Seeking to raise awareness of the health threats faced by migrants and refugees and to promote research, service and policy innovation in this area, the editors of PLOS Medicine are planning a Special Issue on the topic to be published in March 2020. Guest Editors are Dr Paul Spiegel, Director of the Center for Humanitarian Health, Johns Hopkins University; Dr Kolitha Wickramage, the Global Health Research and Epidemiology Coordinator at the UN Migration Agency; and Ms Terry McGovern, the Harriet and Robert H. Heilbrunn Professor and Chair Population and Family Health at the Columbia University Mailman School of Public Health.

Substance Use, Misuse, and Dependence


Substance use and misuse affects people worldwide, of all ages and from all walks of life, resulting in a substantial burden of ill health and mortality, and presenting big challenges in prevention and treatment. For this Special Issue, PLOS Medicine is calling for research papers from the diverse communities that work to support people and populations affected by substance use and misuse. Our goal is to bring together clinicians and researchers from all the specialties involved in caring for people and communities impacted by substance use disorder, to stimulate research and strengthen the knowledge and expertise to combat the consequences of substance use and misuse. Submissions should be of broad interest to health practitioners, meet PLOS Medicine’s general criteria, and present research to help advance clinical practice or health policy.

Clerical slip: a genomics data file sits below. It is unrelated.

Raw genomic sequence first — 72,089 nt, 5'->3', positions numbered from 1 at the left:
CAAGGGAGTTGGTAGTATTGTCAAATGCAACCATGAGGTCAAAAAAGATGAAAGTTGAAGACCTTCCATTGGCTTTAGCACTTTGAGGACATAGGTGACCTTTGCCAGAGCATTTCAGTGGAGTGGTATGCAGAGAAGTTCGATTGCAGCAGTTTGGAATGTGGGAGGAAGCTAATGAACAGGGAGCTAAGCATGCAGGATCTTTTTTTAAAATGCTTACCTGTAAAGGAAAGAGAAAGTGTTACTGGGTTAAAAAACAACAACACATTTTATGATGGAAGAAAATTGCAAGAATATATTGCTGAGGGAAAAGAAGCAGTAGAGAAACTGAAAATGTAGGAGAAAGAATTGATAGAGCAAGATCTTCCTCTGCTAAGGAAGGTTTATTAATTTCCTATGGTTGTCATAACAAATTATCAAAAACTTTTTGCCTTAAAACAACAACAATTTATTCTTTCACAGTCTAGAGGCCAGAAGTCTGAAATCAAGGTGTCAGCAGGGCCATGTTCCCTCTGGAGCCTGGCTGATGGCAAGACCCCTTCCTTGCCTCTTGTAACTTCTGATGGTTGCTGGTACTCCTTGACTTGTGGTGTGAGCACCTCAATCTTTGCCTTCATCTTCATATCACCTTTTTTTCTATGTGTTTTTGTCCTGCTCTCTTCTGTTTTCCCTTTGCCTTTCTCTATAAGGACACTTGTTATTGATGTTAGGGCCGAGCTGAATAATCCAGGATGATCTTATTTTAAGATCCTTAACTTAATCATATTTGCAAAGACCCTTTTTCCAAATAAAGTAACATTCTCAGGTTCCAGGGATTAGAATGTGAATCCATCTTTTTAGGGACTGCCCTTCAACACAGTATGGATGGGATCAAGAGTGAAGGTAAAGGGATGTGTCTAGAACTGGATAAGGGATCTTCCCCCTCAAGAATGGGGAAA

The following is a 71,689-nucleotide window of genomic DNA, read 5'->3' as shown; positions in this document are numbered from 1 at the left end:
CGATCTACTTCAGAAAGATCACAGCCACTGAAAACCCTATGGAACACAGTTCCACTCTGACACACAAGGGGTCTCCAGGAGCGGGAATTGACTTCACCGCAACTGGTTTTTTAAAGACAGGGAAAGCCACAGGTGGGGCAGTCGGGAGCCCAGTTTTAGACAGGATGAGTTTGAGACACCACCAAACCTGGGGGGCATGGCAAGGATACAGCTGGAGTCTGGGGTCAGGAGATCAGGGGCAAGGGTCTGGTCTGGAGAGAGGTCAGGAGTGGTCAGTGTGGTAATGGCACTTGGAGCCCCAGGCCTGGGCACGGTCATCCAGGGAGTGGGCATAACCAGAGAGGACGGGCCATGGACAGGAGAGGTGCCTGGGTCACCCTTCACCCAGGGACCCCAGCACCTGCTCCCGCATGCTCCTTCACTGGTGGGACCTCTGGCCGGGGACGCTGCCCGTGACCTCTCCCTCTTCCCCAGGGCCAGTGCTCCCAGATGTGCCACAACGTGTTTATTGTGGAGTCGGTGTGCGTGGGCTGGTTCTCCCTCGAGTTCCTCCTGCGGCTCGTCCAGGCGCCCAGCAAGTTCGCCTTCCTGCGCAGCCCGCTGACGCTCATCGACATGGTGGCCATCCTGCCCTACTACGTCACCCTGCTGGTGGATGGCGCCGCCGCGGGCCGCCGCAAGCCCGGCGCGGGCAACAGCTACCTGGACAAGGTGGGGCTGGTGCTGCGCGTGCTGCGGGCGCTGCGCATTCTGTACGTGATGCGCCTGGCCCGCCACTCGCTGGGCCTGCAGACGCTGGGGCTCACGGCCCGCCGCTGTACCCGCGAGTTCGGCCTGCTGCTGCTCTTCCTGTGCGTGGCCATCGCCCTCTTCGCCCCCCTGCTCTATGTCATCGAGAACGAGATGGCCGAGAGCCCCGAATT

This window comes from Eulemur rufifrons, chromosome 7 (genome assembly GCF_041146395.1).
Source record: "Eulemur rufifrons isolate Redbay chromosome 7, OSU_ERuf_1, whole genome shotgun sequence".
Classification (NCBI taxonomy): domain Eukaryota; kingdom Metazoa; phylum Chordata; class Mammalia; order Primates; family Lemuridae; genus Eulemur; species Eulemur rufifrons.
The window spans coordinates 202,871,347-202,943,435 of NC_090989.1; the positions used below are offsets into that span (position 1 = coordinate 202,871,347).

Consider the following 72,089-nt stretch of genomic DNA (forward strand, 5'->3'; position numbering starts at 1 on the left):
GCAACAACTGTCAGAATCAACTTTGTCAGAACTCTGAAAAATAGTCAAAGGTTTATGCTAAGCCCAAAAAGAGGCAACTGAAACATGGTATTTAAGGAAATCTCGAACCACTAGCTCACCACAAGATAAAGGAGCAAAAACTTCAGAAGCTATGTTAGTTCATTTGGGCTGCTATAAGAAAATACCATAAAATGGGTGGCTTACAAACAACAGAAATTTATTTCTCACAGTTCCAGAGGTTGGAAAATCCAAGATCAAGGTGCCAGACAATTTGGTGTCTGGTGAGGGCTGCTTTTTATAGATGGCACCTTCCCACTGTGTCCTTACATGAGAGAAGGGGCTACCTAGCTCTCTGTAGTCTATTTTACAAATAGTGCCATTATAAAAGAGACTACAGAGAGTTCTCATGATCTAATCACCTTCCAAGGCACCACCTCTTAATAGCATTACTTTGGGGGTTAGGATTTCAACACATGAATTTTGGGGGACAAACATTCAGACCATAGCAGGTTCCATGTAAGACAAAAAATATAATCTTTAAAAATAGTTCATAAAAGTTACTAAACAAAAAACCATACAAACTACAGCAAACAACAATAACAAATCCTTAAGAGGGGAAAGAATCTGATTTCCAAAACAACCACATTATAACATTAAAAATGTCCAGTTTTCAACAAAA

This issue is guest edited by Dr. Margarita Alegría, Chief of the Disparities Research Unit at Massachusetts General Hospital and Professor in the Departments of Medicine and Psychiatry at Harvard Medical School; Dr. Steffanie Strathdee, the Associate Dean of Global Health Sciences, the Harold Simon Professor of Medicine, and co-director of the Center for Innovative Phage Applications all at the University of California, San Diego; and Dr. Alexander Tsai, psychiatrist at Massachusetts General Hospital and Associate Professor of Psychiatry at Harvard Medical School. 

Maternal and Child Health & Nutrition


In many parts of the world maternal and child health outcomes are increasingly impacted by indirect causes, many of which are related to nutrition. Women with diabetes, anemia or who are overweight, are at a higher risk of childbirth-related complications. Their newborns, in turn, are also at a higher risk of experiencing adverse health outcomes later in life. With nearly one in three persons suffering from at least one form of malnutrition in the world – from undernutrition to obesity via diet-related non-communicable diseases – and infant nutrition being crucial particularly in the first 1,000 days of life, this Special Issue highlights the importance of nutrition for maternal and child health.